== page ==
Monday, November 12, 2018
Cristina Cabrera Jarro
HOLLYWOOD | Mod Podge craft glue, fall foliage-themed napkins, a rainbow of tissue paper and a sponge brush can convert a simple glass plate into a stained glass-looking work of art.
It’s called decoupage, and it’s what students at Nativity School learned during an elective arts and crafts class recently. Making it more memorable: Their teacher was Amber Kemp-Gerstel, a finalist on NBC’s summer crafting and do-it-yourself show “Making It.”
Decoupage is the art of decorating an object by gluing cutouts of paper.
“You can Mod Podge all things,” said Kemp-Gerstel, as she joined Nativity teachers Susana Brown and Maureen Atkins for the class.
Both teachers said they played around with decoupage the week before to be ready for the day’s lesson. “It can get messy, but when you’re done and you turn your plate around, it just looks like an awesome finished product,” said Atkins.
After listening to instructions, students gathered around a table and shuffled through the napkins and tissue paper.
“It looks like there’s a tissue fight going on,” Kemp-Gerstel said as colors were passed around and pieces were torn apart.
Once selections were made, students applied the Mod Podge glue to the plates. The glue dries slowly and allows for creative flexibility in case the maker changes his or her mind.
As Kemp-Gerstel visited and assisted at each table, students expressed awe and curiosity. Nativity School Knightly News reporters Nicole Chang and Elise Graham asked how long she had been crafting and what her favorite craft was.
“I’ve liked crafting since I was probably seven years old. When I was a kid, I wanted my mom to pay my allowance in stickers because that’s how much I liked crafting and making things,” Kemp-Gerstel said. “I like to make things that are easy. I like crafting with paper, I like sewing, and I like fabric. I like any project that I can show someone else how to do.”
Before she became a do-it-yourself blogger and professional crafter, Kemp-Gerstel was a child psychologist in Miami, working with kids, teens and families facing emotional and behavioral challenges. She’s married to Andrew Kemp-Gerstel, a lawyer and former student of Nativity School teacher Lynne Moore. They have one son, Marcus.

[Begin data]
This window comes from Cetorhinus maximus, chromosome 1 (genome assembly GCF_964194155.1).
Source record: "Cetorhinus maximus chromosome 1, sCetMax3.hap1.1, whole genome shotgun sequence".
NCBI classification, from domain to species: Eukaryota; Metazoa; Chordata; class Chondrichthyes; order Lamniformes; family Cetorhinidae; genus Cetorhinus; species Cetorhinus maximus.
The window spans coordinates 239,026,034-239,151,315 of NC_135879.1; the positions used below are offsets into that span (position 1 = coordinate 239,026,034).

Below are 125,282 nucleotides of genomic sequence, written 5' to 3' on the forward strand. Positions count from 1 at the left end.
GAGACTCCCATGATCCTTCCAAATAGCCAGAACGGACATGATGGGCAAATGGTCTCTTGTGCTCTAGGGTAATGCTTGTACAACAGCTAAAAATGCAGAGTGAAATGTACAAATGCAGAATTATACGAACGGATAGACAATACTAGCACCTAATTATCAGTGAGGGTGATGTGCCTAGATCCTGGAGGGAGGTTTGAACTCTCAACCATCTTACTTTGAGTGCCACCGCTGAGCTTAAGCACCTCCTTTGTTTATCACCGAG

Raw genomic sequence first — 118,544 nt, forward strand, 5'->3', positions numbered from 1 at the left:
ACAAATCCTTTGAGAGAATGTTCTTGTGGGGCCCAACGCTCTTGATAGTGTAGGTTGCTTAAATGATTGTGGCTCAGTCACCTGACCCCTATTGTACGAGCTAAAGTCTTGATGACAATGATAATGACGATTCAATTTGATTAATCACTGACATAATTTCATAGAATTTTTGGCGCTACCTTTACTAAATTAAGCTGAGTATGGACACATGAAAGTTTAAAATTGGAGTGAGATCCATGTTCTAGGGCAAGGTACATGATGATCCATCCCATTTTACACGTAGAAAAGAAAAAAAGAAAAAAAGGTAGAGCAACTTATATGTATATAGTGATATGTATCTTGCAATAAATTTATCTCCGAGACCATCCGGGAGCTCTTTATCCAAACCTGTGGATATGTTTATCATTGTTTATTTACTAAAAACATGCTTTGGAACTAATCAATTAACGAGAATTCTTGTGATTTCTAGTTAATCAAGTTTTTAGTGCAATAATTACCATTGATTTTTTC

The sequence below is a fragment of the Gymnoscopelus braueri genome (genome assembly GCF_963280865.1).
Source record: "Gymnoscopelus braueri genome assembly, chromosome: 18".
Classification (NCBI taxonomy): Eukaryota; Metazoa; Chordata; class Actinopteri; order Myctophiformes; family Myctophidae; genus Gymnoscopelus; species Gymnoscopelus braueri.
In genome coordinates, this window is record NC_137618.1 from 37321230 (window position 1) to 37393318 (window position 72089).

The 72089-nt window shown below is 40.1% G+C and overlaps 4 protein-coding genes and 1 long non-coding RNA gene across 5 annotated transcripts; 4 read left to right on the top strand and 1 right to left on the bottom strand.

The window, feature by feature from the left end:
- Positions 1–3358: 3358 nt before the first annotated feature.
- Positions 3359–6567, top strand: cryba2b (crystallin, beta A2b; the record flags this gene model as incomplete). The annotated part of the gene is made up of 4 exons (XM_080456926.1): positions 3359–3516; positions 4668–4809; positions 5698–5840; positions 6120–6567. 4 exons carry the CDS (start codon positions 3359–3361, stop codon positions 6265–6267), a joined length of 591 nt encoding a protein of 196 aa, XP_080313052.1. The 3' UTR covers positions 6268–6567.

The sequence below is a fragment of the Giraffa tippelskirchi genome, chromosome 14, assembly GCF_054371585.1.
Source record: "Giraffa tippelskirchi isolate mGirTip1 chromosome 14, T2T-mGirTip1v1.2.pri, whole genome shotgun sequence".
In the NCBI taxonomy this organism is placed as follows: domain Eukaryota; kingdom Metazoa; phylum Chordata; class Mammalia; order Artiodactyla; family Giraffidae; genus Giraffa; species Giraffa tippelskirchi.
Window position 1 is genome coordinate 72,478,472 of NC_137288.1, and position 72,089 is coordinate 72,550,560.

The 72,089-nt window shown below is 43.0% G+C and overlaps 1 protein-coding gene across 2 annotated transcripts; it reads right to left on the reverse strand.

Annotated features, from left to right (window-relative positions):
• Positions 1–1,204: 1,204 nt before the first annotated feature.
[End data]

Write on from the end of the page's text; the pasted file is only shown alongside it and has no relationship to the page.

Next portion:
Kemp-Gerstel’s life-long passion for crafting prompted her to take a risk, leave her psychology practice, and pursue her dream of crafting for a living. She said the idea had not occurred to her sooner because it was nontraditional: not the 9 to 5, steady paycheck, with insurance type of job she knew while growing up in the 1980s.
“When I was the age of these girls, this was not a job. Social media was not a thing. People didn’t have blogs or websites, people weren’t entrepreneurs; that just wasn’t a choice. Now these girls, and even for those older, this is a business. It’s a lot of work, but there are more options for what can be a job,” said Kemp-Gerstel, who manages her crafting blog, Damask Love, and has worked with Martha Stewart Living, Home Depot, the Container Store, Home and Family on the Hallmark Channel, and more.
At Nativity, middle school students can explore careers every first Friday through electives which include arts and crafts, gaming, athletic training and endurance, broadcasting, campus ministry, community service, digital marketing, domestic DIY/home economics, finance, health and nutrition, kids in the kitchen, musical theatre, and STEAM (science, technology, engineering, arts and math).
Elena Ortiz, Nativity’s principal, said the program started about five years ago. At the beginning of the academic year, students choose their top five electives and are placed accordingly. They complete a total of seven to eight classes throughout the academic year.
“We wanted to expand the students’ horizons and offer them something outside of their regular curriculum that would be fun, educational and engaging. They are taught by our teachers and a few parents who have special skills and talents to share with us,” said Ortiz.
While the elective activities are vast, life lessons are tied in to the fun. From her own experiences on television and the business world, Kemp-Gerstel reminded girls to empower themselves and believe in their talents, even when critics say otherwise.
“You can’t get your feelings hurt. (On the show) there are two opinions and millions of people watching, and I know that the things I make will resonate with someone. I usually give myself five minutes of feeling sad for myself, and then I’m like ‘Ok, you gotta pick up and move on.’”